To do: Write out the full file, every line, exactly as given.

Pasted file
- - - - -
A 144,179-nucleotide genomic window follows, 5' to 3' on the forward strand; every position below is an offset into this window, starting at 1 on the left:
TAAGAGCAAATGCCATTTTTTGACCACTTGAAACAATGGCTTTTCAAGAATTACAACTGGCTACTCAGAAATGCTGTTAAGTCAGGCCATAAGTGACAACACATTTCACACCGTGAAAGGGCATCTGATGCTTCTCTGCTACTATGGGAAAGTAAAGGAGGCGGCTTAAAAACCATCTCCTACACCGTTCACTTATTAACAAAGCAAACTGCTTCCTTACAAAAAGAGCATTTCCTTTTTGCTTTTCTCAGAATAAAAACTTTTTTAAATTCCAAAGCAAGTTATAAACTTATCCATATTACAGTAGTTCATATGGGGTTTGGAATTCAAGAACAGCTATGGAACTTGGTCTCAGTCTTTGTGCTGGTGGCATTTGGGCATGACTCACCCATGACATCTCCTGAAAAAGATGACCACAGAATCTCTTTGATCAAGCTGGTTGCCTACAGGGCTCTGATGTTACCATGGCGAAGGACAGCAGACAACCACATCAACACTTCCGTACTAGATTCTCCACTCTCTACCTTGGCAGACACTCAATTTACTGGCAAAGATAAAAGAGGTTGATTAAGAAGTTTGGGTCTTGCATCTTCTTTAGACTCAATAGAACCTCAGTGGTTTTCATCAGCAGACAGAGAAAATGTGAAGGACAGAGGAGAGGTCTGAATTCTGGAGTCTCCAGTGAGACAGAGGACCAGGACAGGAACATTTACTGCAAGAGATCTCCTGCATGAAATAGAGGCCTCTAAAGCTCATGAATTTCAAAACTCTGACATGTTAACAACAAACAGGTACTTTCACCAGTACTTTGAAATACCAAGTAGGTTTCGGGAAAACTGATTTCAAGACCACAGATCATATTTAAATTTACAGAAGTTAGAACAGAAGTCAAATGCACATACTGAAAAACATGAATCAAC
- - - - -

A 144,179-nucleotide genomic window follows, 5' to 3' on the forward strand; every position below is an offset into this window, starting at 1 on the left:
TAAGAGCAAATGCCATTTTTTGACCACTTGAAACAATGGCTTTTCAAGAATTACAACTGGCTACTCAGAAATGCTGTTAAGTCAGGCCATAAGTGACAACACATTTCACACCGTGAAAGGGCATCTGATGCTTCTCTGCTACTATGGGAAAGTAAAGGAGGCGGCTTAAAAACCATCTCCTACACCGTTCACTTATTAACAAAGCAAACTGCTTCCTTACAAAAAGAGCATTTCCTTTTTGCTTTTCTCAGAATAAAAACTTTTTTAAATTCCAAAGCAAGTTATAAACTTATCCATATTACAGTAGTTCATATGGGGTTTGGAATTCAAGAACAGCTATGGAACTTGGTCTCAGTCTTTGTGCTGGTGGCATTTGGGCATGACTCACCCATGACATCTCCTGAAAAAGATGACCACAGAATCTCTTTGATCAAGCTGGTTGCCTACAGGGCTCTGATGTTACCATGGCGAAGGACAGCAGACAACCACATCAACACTTCCGTACTAGATTCTCCACTCTCTACCTTGGCAGACACTCAATTTACTGGCAAAGATAAAAGAGGTTGATTAAGAAGTTTGGGTCTTGCATCTTCTTTAGACTCAATAGAACCTCAGTGGTTTTCATCAGCAGACAGAGAAAATGTGAAGGACAGAGGAGAGGTCTGAATTCTGGAGTCTCCAGTGAGACAGAGGACCAGGACAGGAACATTTACTGCAAGAGATCTCCTGCATGAAATAGAGGCCTCTAAAGCTCATGAATTTCAAAACTCTGACATGTTAACAACAAACAGGTACTTTCACCAGTACTTTGAAATACCAAGTAGGTTTCGGGAAAACTGATTTCAAGACCACAGATCATATTTAAATTTACAGAAGTTAGAACAGAAGTCAAATGCACATACTGAAAAACATGAATCAAC